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Priestley

[preest-lee]
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noun
  1. J(ohn) B(oyn·ton) [boin-tuh n, -tn] /ˈbɔɪn tən, -tn/, 1894–1984, English novelist.
  2. Joseph,1733–1804, English chemist, author, and clergyman.
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Dictionary.com Unabridged Based on the Random House Unabridged Dictionary, © Random House, Inc. 2018

Examples from the Web for priestley

Historical Examples

  • In all editions prior to 1852, 'Priestley' is spelled 'Priestly'.

    The Complete Poetical Works of Samuel Taylor Coleridge

    Samuel Taylor Coleridge

  • Dr. Priestley was sent for, and treated the child for slight fever.

    Real Ghost Stories

    William T. Stead

  • Then, too, the hope of establishing a Unitarian Church was ever in Priestley's thoughts.

    Priestley in America

    Edgar F. Smith

  • They were not satisfactory to Maclean and irritated Priestley.

    Priestley in America

    Edgar F. Smith

  • In June 1798 a second letter was written by Priestley to Mitchill.

    Priestley in America

    Edgar F. Smith


British Dictionary definitions for priestley

Priestley

noun
  1. J (ohn) B (oynton). 1894–1984, English author. His works include the novels The Good Companions (1929) and Angel Pavement (1930) and the play An Inspector Calls (1946)
  2. Joseph. 1733–1804, English chemist, political theorist, and clergyman, in the US from 1794. He discovered oxygen (1774) independently of Scheele and isolated and described many other gases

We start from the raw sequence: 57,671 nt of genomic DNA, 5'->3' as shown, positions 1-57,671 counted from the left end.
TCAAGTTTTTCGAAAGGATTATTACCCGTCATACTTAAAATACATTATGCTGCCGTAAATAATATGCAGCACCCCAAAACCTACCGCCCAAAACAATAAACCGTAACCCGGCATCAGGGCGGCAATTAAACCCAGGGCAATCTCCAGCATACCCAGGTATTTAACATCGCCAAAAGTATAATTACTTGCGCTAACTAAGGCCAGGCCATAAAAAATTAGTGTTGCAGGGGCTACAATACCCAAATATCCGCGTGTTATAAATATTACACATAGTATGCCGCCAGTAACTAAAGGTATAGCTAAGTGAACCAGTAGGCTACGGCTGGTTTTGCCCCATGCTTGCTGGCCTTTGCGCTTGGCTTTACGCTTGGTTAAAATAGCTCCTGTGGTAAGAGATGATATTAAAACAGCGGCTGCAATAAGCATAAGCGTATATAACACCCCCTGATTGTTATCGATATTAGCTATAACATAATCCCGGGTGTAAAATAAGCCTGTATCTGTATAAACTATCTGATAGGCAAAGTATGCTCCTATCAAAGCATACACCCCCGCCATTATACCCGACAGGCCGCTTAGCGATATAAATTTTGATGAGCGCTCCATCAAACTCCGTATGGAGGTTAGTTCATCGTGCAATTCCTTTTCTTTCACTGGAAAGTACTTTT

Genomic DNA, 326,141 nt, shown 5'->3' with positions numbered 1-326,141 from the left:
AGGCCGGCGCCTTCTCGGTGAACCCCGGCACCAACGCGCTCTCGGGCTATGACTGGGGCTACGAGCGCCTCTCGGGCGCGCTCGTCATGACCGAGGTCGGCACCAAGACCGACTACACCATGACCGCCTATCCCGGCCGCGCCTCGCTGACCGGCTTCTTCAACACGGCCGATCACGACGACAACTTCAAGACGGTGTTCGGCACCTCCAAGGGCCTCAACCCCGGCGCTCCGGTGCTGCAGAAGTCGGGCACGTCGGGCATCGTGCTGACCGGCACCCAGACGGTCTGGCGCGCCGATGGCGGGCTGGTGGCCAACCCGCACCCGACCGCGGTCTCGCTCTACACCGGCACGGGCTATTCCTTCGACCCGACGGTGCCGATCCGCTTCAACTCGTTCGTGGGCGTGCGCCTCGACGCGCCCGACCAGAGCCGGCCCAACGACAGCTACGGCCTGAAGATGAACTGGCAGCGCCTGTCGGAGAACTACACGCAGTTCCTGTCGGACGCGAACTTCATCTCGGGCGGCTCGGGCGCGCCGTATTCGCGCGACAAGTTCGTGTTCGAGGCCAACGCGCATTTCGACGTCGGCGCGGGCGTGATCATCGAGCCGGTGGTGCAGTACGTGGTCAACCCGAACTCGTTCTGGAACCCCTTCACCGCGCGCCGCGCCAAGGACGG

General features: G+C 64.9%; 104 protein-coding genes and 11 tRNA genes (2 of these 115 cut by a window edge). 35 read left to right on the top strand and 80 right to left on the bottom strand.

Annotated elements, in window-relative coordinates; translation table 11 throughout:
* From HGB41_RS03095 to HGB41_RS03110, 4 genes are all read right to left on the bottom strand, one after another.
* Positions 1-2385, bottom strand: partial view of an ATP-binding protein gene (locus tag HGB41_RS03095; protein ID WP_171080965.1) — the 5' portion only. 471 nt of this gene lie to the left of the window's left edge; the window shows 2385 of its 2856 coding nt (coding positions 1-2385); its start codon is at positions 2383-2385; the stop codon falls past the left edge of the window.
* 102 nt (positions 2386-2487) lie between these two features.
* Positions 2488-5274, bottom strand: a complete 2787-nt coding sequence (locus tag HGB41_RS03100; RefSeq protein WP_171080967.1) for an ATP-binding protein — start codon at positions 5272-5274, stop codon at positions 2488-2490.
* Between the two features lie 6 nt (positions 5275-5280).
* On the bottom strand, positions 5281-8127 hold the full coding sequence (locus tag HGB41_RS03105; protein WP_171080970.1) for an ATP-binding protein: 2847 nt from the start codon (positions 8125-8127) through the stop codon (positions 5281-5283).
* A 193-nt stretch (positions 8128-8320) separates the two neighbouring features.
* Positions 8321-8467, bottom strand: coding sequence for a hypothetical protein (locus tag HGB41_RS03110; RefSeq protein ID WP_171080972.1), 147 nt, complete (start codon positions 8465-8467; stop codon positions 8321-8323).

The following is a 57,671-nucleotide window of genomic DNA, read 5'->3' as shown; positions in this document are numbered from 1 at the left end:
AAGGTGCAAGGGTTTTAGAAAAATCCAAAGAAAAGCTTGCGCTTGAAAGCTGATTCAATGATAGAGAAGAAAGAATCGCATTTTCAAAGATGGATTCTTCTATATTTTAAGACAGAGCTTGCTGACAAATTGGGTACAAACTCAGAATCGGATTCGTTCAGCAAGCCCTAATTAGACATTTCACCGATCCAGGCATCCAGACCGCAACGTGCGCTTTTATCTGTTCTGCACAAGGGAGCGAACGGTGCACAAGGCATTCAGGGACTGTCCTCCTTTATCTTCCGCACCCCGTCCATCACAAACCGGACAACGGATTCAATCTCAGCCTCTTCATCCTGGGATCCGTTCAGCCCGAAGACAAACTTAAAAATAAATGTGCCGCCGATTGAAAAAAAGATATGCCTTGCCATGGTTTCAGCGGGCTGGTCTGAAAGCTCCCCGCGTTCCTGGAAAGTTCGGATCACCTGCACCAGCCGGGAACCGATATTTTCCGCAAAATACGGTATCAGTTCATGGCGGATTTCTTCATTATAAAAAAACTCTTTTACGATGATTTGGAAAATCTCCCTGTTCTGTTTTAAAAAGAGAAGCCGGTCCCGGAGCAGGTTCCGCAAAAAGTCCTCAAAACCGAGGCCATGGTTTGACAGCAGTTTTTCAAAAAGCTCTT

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Collins English Dictionary - Complete & Unabridged 2012 Digital Edition © William Collins Sons & Co. Ltd. 1979, 1986 © HarperCollins Publishers 1998, 2000, 2003, 2005, 2006, 2007, 2009, 2012

priestley in Science

Priestley

[prēstlē]
  1. British chemist who discovered oxygen (1774) and 10 other gases, including hydrogen chloride, sulphur dioxide, and ammonia.
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Biography: Raised a strict Calvinist, Joseph Priestley originally hoped to become a minister, but his exposure to and interest in more liberal theological and philosophical issues ultimately led him to the calling of science. When Priestley met Benjamin Franklin in 1766, Franklin's enthusiasm for experimentation with electricity inspired Priestley to conduct his own experiments. One of Priestley's first discoveries was that graphite conducts electricity. Intrigued by the quality of the air emitted by fermentation at a nearby brewery, he later developed an improved technique for isolating and storing gases-at the time understood as varieties of air-in sealed glass vessels. Priestley also noted that the “damage” done to air by the respiration of animals, which slowly rendered it less and less life-sustaining for animals, was reversed by the respiration of plants. Using a magnifying glass to focus the Sun's rays on a piece of mercuric oxide and capturing the emitted gas, he discovered that this gas made a candle burn more brightly and could keep a mouse alive while all the other gases he tested extinguished the candle's flame and killed the mice. Priestley did not appreciate the full implications of his discovery, however. After he discussed his results with the French chemist Antoine Lavoisier, Lavoisier repeated Priestley's experiments, showing that combustion required the presence of Priestley's gas and implied that air was not an element but was made up of various parts. Lavoisier named the gas oxygen, and the modern theory of combustion was born.
The American Heritage® Science Dictionary Copyright © 2011. Published by Houghton Mifflin Harcourt Publishing Company. All rights reserved.